7 July 2019
Considering the best means of developing the Solomon Islands
In May this year I wrote an article for the two main newspapers in the Solomon Islands which I titled ‘One who chases two rabbits ends us catching neither,’ a play on a famous Chinese proverb.
In that article I said:
“In a rare and perhaps unprecedented statement claimed to have been made by an unidentified spokesperson for the Republic of Chinese Embassy in Honiara, the Solomon Star today released details of the statement.”
Here are some extracts:
“The Republic of China (Taiwan) Embassy Office in Honiara has described the way some Members of Parliament (MP) are blaming Taiwan for failing to build infrastructure and create job opportunities at their constituencies as ridiculous.
“Speaking to this paper in an exclusive interview, a spokesperson for the Embassy said according to Taiwan foreign policy, Taiwan cannot directly involve in developing the constituencies.
“Taiwan only release its Constituency Development Funds (CDF) contribution worth $1.4 million every to each constituency every year and it’s the 50 MPs with its constituents will decide how to use their CDF, the top official explained.
“The embassy spokesman said Taiwan CDF contribution plus SIG contribution - $5.5 million is sufficient for 50 constituencies to build infrastructure and social developments to boost economic activities and employment at various constituencies.
“This huge sum of money would transform Solomon Islands if it is properly managed to develop constituencies, the official said.
“The embassy is urging Members of Parliament to learn from Taiwan’s wealth of experience on how they utilized aid money to develop.
Perhaps the statement from the ROC Embassy was prompted by recent press reports citing the Solomon Islands government was considering its future relationships with Taiwan, albeit, as I understand the situation, nothing has yet changed with the diplomatic ties.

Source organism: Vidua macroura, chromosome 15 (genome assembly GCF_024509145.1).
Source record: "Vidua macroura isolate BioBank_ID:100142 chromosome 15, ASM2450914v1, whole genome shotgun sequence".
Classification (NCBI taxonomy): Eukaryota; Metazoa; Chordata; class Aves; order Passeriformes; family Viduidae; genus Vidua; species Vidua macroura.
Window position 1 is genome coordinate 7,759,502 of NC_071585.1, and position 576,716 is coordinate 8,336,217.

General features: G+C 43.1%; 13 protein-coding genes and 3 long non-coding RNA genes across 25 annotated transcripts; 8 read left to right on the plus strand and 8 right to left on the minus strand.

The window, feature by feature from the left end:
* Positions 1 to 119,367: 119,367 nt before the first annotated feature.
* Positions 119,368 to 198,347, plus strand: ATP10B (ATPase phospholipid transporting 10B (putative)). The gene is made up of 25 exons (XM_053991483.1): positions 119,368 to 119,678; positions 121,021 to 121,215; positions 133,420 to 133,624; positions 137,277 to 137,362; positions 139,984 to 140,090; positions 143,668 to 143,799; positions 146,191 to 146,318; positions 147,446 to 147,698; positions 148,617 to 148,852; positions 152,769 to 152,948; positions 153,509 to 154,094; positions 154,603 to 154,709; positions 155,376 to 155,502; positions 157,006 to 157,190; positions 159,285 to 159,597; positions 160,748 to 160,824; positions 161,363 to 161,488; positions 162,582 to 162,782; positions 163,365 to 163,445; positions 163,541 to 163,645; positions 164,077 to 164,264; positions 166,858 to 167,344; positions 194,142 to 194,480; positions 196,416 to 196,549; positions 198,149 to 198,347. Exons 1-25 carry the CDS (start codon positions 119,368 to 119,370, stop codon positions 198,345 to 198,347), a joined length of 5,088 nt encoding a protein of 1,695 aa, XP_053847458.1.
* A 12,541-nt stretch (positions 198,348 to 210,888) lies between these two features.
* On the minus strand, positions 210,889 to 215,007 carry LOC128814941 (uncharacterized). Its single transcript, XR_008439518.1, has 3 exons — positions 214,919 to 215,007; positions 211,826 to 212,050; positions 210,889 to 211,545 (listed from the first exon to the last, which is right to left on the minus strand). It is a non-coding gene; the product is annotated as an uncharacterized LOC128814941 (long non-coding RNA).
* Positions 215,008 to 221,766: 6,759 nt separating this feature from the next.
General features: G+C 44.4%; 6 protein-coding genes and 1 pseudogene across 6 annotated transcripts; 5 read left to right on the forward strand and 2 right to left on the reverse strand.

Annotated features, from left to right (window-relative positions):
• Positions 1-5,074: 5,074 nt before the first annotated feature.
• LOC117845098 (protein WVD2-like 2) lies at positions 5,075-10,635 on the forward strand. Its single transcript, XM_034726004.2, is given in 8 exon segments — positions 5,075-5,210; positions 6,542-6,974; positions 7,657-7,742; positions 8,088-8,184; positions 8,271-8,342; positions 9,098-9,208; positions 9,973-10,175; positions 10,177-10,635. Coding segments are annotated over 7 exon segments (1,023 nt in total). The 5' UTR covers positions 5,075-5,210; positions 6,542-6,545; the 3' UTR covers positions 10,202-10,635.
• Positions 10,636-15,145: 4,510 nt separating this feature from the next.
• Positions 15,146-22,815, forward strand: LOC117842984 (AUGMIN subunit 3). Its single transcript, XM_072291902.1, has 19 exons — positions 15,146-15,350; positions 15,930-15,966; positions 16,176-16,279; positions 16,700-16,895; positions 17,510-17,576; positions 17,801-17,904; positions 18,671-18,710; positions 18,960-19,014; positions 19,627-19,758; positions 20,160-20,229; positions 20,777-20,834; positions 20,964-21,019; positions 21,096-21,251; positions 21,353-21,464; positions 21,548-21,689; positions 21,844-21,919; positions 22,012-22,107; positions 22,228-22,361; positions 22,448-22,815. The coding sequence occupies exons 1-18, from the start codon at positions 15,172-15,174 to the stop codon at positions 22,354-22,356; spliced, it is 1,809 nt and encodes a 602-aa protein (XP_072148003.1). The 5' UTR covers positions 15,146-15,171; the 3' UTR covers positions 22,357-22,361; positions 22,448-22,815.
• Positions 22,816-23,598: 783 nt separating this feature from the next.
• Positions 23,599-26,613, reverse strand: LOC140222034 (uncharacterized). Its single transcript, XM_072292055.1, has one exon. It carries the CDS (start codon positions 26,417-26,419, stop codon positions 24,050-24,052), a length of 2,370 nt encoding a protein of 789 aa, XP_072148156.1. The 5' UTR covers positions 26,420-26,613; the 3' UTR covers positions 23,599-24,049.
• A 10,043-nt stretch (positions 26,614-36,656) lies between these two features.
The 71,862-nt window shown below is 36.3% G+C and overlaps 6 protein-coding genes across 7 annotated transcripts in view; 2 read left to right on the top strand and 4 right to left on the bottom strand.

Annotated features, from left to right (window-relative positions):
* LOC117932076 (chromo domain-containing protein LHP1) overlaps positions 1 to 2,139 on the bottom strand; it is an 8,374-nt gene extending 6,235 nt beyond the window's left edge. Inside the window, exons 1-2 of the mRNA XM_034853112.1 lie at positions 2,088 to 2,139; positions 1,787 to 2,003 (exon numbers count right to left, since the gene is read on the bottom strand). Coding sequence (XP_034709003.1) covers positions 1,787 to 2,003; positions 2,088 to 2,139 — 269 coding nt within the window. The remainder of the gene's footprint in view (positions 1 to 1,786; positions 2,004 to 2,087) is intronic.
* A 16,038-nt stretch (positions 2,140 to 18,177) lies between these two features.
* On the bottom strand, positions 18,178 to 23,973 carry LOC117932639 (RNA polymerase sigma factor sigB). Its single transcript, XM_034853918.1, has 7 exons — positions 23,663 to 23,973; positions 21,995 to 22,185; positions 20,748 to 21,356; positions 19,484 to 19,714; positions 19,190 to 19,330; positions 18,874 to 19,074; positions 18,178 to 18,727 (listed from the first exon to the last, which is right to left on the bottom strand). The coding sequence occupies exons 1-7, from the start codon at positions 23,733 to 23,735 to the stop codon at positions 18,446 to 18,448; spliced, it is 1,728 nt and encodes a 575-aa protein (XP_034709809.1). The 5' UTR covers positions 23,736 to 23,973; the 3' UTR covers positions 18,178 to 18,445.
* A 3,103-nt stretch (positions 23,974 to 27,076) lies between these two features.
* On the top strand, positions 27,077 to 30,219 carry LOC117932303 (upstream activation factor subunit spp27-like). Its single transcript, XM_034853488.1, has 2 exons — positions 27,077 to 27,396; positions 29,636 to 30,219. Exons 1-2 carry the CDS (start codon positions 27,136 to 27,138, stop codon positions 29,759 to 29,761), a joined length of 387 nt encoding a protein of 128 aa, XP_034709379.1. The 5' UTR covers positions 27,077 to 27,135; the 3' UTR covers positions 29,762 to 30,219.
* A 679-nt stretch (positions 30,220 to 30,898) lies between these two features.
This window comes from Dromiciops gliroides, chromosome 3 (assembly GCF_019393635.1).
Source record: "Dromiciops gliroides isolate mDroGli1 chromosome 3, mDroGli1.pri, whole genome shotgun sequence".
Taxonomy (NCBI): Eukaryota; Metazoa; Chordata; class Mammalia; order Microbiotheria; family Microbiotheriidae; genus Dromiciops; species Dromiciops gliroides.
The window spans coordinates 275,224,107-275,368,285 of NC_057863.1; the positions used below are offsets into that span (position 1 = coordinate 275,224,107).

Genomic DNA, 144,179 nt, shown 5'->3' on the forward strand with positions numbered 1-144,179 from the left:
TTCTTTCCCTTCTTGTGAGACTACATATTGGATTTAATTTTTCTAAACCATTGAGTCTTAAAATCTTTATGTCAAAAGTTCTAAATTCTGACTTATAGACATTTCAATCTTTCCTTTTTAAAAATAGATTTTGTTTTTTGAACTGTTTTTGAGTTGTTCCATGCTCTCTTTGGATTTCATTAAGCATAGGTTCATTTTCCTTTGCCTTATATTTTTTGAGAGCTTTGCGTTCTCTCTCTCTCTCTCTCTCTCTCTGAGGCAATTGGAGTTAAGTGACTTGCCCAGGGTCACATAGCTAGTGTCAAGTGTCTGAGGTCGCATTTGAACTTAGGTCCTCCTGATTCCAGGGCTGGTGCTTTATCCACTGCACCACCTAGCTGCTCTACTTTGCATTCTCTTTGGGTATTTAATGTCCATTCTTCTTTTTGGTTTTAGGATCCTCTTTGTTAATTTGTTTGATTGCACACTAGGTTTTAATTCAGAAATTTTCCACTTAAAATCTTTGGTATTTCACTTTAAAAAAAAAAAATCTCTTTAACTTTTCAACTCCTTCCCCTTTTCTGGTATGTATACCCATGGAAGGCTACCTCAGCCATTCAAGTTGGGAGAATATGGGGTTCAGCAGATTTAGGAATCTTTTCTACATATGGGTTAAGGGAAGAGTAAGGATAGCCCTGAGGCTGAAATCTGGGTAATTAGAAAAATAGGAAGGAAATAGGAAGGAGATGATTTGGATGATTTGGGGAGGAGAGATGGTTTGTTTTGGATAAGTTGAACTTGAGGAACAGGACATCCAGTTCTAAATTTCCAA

One might do well in thinking about one of the best of Chinese proverbs which says:
“One who chases two rabbits ends up with catching neither.”
Some three years earlier, the Hon Rick Hou, then Solomon Islands Prime Minister visited the Australian National University (ANU) where he delivered a Discussion Paper, titled ‘A Day in the Life of a Member of Parliament in Solomon Islands.
That paper, according to James Batley (former Australian High Commissioner to the Solomon Island in my time in office) said”
“The Discussion Paper provides a fascinating — and quite possibly unique — first-hand insight into the many demands and pressures which MPs face on a day-to-day basis in Solomon Islands, and how these can be managed. Hou also addresses the contested issue of constituency development funds — budgeted funds that are under the control of, and spent at the discretion of, Members of Parliament. Allocations for such funds have grown steeply in recent years in Solomon Islands (and in neighbouring Papua New Guinea). Hou argues that, provided suitable governance arrangements are put in place, the constituency can serve as an important vehicle in the delivery of government services (and overseas aid) to Solomon Islands’ dispersed and largely rural population.”
“Rick Hou served as Governor of the Central Bank of Solomon Islands for over 15 years during the 1990s and the first half of last decade. He was elected to Parliament in 2010 to represent the constituency of Small Malaita and was re-elected in 2014.”
I was keen to read what Mr. Hou had said about the CDF myself and I will quote extracts what I saw he had to say in his paper. I mention extracts because Mr. Hour’s paper is indeed enlightening but too lengthy to reproduce here, but very worthwhile downloading and studying.
“The Case for the Constituency as the Delivery Vehicle In the final section of this paper, I will be arguing the case for the constituency office to be recognised as the new channel for development assistance in Solomon Islands. I will contend that not only should it be recognised as such — rather the constituency office should be used more for service delivery in Solomon Islands.”
“Solomon Islands is still going through a period of finding a way of ensuring the best and most effective means of delivering services to our people. This is the same process that has taken many (now) developed countries hundreds of years and, in a few cases, maybe thousands of years. As in those countries, during the course of this process we are experiencing inequality of services and wastage of resources. Undoubtedly, it is a period when the system itself is seen as corrupt, and we see many examples of unintended outcomes. This is what we have been going through for the past 38 years of our existence as a nation. It seems to me that as a consequence of this imperfect process we have not seen any new development projects in the 25 years prior to 2010.”